A cool wind blows in Richmond

Story by Chris Graham

The State Corporation Commission has spoken on the proposed Highland New Wind case.
A state legislator would like the SCC to keep its nose out of these types of cases in the future.
“What this has the effect of doing is eliminating their review of projects such as the one that they just reviewed in Highland County,” said Rick Webb, a senior scientist with the University of Virginia Department of Environmental Sciences and a contributor to vawind.org, a website that tracks developments involving proposals for wind farms like the Highland New Wind development that did end up receiving SCC approval, albeit with a number of costly conditions.

It is those conditions – which would add tremendously to the multimillion-dollar wind-farm development, according to principals in the project – that appears to have the interest of Virginia Beach Sen. Frank Wagner, whose SB 324 would exempt from any SCC oversight or approval all electric generating facilities fueled by renewable resources with a rated capacity of 50 megawatts or less.The impact that the legislation could have on the Highland project is unclear. It could give the developers another opportunity to get their project going without the conditions mandating that significant environmental reviews be done as per the SCC order.“So after a long fight involving lots of money, lots of experts, lots of organizations involved, including the Nature Conservancy, and lots of commentary and input from various state environmental agencies, the permit was issued. But now Sen. Frank Wagner, who actually testified on behalf of the project, and in my opinion was fairly dismissive of the concerns about wildlife and the general concerns of the opponents, has done sort of a legislative end-run around the SCC, or he is attempting to do so,” Webb said in an interview for today’s “Augusta Free Press Show.”The bigger picture is the impact that could be felt statewide on energy-development projects big and small.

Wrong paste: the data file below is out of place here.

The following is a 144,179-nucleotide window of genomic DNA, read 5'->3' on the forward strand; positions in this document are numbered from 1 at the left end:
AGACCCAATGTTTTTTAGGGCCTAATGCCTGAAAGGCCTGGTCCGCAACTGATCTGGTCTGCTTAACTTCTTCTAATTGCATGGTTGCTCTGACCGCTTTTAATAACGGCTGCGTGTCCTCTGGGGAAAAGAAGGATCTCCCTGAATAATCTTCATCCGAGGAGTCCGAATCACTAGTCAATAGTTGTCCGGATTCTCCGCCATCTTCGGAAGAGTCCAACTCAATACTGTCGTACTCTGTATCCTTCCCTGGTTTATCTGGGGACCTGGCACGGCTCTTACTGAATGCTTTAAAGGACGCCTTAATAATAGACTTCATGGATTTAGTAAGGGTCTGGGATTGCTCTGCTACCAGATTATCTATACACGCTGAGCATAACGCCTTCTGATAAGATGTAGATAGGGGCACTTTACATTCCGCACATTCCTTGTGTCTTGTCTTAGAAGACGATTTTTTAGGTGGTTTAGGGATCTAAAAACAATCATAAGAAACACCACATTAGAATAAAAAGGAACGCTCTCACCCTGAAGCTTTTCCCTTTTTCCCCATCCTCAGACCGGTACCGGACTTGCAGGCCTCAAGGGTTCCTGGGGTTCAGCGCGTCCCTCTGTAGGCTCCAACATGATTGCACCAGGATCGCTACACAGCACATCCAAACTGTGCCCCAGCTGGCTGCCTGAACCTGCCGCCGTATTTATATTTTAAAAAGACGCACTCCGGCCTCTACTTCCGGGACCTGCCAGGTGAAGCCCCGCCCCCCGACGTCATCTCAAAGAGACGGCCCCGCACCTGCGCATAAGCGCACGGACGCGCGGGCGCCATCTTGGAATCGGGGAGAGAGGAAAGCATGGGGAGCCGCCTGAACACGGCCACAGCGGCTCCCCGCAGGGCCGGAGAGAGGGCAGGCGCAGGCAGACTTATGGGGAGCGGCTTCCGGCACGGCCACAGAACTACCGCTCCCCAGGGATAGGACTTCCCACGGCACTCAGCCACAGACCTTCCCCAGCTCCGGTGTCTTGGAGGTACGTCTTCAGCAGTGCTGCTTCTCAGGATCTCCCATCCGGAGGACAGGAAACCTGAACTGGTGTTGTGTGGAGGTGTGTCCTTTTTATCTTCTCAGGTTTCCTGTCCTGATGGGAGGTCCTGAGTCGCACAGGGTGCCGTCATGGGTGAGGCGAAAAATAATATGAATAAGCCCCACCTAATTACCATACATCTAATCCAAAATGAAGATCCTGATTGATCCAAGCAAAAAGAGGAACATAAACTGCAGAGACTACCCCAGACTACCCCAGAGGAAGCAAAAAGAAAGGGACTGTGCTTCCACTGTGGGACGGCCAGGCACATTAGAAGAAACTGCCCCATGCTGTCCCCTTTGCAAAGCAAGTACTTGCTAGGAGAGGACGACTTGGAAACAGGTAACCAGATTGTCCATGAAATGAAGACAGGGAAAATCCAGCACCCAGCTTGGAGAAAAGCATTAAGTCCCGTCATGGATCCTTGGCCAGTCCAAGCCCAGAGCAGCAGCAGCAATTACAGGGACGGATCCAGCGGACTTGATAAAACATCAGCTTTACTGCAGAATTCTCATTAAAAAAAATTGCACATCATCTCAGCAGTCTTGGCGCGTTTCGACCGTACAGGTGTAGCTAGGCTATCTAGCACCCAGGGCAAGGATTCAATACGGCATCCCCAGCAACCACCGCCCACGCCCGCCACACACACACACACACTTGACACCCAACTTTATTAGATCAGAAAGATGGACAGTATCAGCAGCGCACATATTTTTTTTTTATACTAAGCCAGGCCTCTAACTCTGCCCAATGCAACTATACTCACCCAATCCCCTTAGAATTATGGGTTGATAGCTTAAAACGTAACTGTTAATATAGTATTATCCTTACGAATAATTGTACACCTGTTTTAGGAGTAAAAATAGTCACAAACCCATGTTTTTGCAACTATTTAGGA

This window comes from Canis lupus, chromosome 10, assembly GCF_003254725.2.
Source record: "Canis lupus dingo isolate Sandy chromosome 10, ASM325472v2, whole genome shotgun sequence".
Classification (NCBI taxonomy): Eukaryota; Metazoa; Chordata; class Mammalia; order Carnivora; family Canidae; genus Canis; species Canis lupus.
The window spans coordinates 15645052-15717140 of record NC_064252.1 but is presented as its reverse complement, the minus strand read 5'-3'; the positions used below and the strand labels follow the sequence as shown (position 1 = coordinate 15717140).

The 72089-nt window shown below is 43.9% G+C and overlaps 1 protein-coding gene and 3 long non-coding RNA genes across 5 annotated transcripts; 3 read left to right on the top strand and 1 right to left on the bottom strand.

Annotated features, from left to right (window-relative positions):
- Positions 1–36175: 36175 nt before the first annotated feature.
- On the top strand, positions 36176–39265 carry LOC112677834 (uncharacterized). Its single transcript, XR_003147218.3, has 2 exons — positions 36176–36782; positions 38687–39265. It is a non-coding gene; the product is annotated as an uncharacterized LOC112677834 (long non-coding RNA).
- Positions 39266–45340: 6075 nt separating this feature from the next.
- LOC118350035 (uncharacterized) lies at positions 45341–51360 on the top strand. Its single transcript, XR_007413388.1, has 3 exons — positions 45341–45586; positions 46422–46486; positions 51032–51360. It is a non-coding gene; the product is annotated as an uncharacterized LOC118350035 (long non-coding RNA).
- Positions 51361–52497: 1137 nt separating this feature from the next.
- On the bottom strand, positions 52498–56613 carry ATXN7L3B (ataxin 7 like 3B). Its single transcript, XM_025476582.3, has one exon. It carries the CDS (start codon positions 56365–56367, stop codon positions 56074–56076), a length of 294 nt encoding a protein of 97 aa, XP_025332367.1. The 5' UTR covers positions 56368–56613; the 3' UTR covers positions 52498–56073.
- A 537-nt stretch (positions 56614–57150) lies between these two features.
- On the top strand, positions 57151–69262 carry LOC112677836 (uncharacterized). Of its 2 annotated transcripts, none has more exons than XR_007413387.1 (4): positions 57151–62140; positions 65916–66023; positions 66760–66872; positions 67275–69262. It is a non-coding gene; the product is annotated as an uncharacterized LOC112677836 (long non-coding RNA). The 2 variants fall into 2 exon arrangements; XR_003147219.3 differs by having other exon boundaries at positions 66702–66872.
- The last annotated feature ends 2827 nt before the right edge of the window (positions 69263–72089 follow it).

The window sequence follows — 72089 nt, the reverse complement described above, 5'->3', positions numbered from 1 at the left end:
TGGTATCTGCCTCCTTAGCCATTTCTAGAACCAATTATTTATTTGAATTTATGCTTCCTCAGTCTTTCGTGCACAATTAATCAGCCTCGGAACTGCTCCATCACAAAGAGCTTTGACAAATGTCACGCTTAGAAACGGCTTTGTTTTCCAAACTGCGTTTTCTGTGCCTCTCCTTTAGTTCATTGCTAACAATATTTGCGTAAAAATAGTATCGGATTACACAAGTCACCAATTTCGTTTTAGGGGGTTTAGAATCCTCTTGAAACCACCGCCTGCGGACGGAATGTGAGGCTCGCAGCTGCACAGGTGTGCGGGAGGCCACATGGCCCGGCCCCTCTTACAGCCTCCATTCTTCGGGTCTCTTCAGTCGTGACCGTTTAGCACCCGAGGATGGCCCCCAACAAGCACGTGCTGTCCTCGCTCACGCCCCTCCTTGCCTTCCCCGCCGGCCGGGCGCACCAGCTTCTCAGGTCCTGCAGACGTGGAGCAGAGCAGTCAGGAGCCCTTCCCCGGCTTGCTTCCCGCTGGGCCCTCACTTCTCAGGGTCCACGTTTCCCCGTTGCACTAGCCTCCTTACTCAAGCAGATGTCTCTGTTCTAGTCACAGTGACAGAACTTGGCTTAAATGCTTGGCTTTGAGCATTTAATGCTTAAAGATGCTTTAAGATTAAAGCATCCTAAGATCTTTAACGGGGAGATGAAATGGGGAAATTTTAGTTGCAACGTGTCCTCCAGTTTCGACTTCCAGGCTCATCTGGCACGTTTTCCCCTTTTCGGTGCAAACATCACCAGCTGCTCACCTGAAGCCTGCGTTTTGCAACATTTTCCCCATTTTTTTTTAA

“It not only applies to wind projects – it applies to renewable-energy projects of up to 50 megawatts of any type. That would include, for example, waste incineration. Municipal waste has been defined as a renewable resource – so we could actually be burning trash without any State Corporation Commission oversight,” Webb said. 


“We really don’t have much oversight at this point, even. The State Corporation Commission has responsibility, but it doesn’t really have a set of defined criteria. And the reason that the Highland project got such an effective review is because lots of money was spent on attorneys and expert witnesses. In most cases, that may not happen. So I believe that this is going entirely in the wrong direction. What we need is more state-level oversight, not less,” Webb said.

Chris Graham is the executive editor of The Augusta Free Press.

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